SEC Urges Judge to Deny Coinbase’s Motion to Dismiss Lawsuit

In a recent legal development, the United States Securities and Exchange Commission (SEC) has vehemently opposed Coinbase’s attempt to dismiss a lawsuit filed by the regulatory body. The SEC’s response, submitted on October 3 in a New York District Court, refutes Coinbase’s claims and restates the SEC’s position that certain cryptocurrencies featured on the platform qualify as investment contracts under the Howey Test, making them subject to SEC registration.

According to the SEC, crypto asset issuers, including those on Coinbase’s platform, encouraged investors to anticipate the growth of their investments based on broadly disseminated plans to enhance and sustain the asset’s value. The SEC argued that Coinbase was well aware that cryptocurrencies meeting the Howey Test criteria qualified as securities, a fact the exchange acknowledged in its submissions to the SEC.

The SEC also brushed off Coinbase’s attempt to invoke the “major questions doctrine,” which argued that the SEC lacked authority over the crypto market until authorized by Congress. The SEC asserted that it was not assuming any new powers beyond what the existing federal securities laws expressly permitted.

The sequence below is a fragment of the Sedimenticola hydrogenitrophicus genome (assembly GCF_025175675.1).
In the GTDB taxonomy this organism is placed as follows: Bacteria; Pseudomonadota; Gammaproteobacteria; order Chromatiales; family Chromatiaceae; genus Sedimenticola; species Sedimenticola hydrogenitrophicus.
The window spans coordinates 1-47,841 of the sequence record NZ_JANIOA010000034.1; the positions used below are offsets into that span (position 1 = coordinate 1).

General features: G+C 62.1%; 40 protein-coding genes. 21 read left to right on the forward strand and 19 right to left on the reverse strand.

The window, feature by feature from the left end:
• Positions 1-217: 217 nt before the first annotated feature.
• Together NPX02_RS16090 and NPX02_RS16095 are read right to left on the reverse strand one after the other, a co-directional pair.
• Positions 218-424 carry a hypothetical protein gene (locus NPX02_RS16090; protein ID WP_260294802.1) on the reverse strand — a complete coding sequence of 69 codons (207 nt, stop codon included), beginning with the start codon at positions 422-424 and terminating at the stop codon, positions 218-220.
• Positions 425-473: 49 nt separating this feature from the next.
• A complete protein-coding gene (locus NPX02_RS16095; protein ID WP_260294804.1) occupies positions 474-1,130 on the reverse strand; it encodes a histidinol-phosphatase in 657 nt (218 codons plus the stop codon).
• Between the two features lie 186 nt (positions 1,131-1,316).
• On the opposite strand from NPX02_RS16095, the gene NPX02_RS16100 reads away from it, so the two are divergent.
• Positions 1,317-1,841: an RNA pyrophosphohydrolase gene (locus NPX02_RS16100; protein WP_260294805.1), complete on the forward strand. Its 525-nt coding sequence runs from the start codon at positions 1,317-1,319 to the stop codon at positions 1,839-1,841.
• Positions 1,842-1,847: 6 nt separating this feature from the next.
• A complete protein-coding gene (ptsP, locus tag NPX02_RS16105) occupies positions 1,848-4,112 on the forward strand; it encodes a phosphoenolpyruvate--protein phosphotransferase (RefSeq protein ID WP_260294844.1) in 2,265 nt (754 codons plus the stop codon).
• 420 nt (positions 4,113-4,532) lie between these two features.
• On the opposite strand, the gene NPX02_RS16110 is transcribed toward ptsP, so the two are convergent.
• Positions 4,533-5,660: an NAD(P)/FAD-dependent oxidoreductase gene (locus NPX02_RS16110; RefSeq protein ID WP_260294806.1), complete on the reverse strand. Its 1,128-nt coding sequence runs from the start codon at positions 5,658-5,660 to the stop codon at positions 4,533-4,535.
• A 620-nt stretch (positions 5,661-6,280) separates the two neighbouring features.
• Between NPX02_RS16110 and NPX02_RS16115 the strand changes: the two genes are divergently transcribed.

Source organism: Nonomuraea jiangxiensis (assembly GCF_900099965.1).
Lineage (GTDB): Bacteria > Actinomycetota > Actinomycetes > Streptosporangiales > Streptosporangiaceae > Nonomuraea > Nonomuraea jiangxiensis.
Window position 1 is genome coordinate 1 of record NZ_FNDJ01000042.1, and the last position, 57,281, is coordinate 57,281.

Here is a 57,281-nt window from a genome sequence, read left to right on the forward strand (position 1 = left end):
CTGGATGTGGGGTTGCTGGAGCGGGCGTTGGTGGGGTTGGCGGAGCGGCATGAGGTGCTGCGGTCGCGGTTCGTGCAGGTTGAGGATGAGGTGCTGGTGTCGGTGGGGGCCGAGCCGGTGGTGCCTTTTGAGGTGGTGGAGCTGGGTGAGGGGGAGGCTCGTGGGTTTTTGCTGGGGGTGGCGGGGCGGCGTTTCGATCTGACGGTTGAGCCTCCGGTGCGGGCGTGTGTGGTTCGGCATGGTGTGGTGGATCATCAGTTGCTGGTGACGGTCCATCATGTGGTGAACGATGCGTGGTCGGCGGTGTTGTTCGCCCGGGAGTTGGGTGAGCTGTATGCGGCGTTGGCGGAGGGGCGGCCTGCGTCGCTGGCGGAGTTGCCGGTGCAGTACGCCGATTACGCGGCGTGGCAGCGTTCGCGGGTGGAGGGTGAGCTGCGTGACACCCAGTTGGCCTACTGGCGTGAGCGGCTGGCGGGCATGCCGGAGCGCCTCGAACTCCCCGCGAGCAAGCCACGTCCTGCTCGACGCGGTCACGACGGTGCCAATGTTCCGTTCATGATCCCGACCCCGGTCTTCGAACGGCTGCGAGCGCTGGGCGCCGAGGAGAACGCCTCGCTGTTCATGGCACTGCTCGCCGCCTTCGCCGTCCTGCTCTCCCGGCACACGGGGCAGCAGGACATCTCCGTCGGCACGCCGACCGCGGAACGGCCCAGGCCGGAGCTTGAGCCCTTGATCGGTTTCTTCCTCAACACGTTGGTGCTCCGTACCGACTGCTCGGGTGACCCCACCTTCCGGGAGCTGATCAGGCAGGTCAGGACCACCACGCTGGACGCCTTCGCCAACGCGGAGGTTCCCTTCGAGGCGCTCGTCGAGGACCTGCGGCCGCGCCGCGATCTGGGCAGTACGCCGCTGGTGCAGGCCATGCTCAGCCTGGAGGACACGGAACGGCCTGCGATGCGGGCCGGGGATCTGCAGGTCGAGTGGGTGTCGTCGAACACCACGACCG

Coinbase’s Chief Legal Officer, Paul Grewal, responded to the SEC’s arguments in an October 3 Twitter post, dismissing them as “more of the same old same old.” Grewal maintained that the assets listed on Coinbase were not securities and fell outside the SEC’s jurisdiction. He went further, suggesting that the SEC’s logic would categorize a wide range of items, including Pokemon cards, stamps, and Swiftie bracelets, as securities.

Adding to the fray, Miles Jennings, general counsel at a16z crypto, criticized the SEC’s motion in a post, highlighting perceived weaknesses in its arguments. Jennings contended that even if the court were to accept the SEC’s primary argument about investment contracts, the case should still fail. He argued that the SEC’s definition of an investment contract was excessively broad, rendering the case untenable.

As this legal battle unfolds, it raises crucial questions about the regulatory boundaries in the crypto market. The outcome of this case could significantly impact how cryptocurrencies are classified and regulated, shaping the future landscape of digital asset trading and investment.

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